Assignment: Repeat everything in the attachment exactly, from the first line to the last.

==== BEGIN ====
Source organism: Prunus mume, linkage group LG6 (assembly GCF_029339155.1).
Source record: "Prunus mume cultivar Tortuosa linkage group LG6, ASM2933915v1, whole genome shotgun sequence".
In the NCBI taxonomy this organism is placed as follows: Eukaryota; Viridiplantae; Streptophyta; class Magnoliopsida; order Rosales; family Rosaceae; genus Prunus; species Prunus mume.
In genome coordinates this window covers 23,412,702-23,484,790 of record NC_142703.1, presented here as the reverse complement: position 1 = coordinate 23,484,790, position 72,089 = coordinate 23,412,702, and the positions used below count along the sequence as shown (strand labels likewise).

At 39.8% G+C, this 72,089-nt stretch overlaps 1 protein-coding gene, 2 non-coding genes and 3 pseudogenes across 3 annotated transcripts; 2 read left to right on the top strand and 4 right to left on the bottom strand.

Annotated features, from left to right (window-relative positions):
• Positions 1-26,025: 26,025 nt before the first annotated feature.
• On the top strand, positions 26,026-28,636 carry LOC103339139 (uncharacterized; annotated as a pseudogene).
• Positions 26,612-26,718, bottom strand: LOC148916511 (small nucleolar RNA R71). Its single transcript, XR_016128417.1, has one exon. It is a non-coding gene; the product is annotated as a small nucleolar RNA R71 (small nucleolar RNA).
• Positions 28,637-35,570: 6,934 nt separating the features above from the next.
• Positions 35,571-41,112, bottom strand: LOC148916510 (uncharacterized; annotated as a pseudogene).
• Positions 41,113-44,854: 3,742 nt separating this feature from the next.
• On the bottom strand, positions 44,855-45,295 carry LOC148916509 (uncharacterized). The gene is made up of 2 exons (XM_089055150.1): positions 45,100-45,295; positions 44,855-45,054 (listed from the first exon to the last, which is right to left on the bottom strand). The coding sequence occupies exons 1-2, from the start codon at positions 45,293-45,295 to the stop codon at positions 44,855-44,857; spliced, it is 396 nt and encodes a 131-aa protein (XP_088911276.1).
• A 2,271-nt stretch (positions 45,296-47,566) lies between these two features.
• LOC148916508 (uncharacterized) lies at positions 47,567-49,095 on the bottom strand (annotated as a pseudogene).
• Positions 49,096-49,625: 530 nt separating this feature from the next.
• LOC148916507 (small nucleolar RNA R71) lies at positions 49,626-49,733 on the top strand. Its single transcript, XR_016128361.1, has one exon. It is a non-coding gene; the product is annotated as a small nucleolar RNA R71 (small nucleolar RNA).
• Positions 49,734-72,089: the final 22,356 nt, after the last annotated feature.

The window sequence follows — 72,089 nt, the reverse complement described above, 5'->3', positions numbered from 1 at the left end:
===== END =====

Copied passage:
Source organism: Prunus mume, linkage group LG6 (assembly GCF_029339155.1).
Source record: "Prunus mume cultivar Tortuosa linkage group LG6, ASM2933915v1, whole genome shotgun sequence".
In the NCBI taxonomy this organism is placed as follows: Eukaryota; Viridiplantae; Streptophyta; class Magnoliopsida; order Rosales; family Rosaceae; genus Prunus; species Prunus mume.
In genome coordinates this window covers 23,412,702-23,484,790 of record NC_142703.1, presented here as the reverse complement: position 1 = coordinate 23,484,790, position 72,089 = coordinate 23,412,702, and the positions used below count along the sequence as shown (strand labels likewise).

At 39.8% G+C, this 72,089-nt stretch overlaps 1 protein-coding gene, 2 non-coding genes and 3 pseudogenes across 3 annotated transcripts; 2 read left to right on the top strand and 4 right to left on the bottom strand.

Annotated features, from left to right (window-relative positions):
• Positions 1-26,025: 26,025 nt before the first annotated feature.
• On the top strand, positions 26,026-28,636 carry LOC103339139 (uncharacterized; annotated as a pseudogene).
• Positions 26,612-26,718, bottom strand: LOC148916511 (small nucleolar RNA R71). Its single transcript, XR_016128417.1, has one exon. It is a non-coding gene; the product is annotated as a small nucleolar RNA R71 (small nucleolar RNA).
• Positions 28,637-35,570: 6,934 nt separating the features above from the next.
• Positions 35,571-41,112, bottom strand: LOC148916510 (uncharacterized; annotated as a pseudogene).
• Positions 41,113-44,854: 3,742 nt separating this feature from the next.
• On the bottom strand, positions 44,855-45,295 carry LOC148916509 (uncharacterized). The gene is made up of 2 exons (XM_089055150.1): positions 45,100-45,295; positions 44,855-45,054 (listed from the first exon to the last, which is right to left on the bottom strand). The coding sequence occupies exons 1-2, from the start codon at positions 45,293-45,295 to the stop codon at positions 44,855-44,857; spliced, it is 396 nt and encodes a 131-aa protein (XP_088911276.1).
• A 2,271-nt stretch (positions 45,296-47,566) lies between these two features.
• LOC148916508 (uncharacterized) lies at positions 47,567-49,095 on the bottom strand (annotated as a pseudogene).
• Positions 49,096-49,625: 530 nt separating this feature from the next.
• LOC148916507 (small nucleolar RNA R71) lies at positions 49,626-49,733 on the top strand. Its single transcript, XR_016128361.1, has one exon. It is a non-coding gene; the product is annotated as a small nucleolar RNA R71 (small nucleolar RNA).
• Positions 49,734-72,089: the final 22,356 nt, after the last annotated feature.

The window sequence follows — 72,089 nt, the reverse complement described above, 5'->3', positions numbered from 1 at the left end: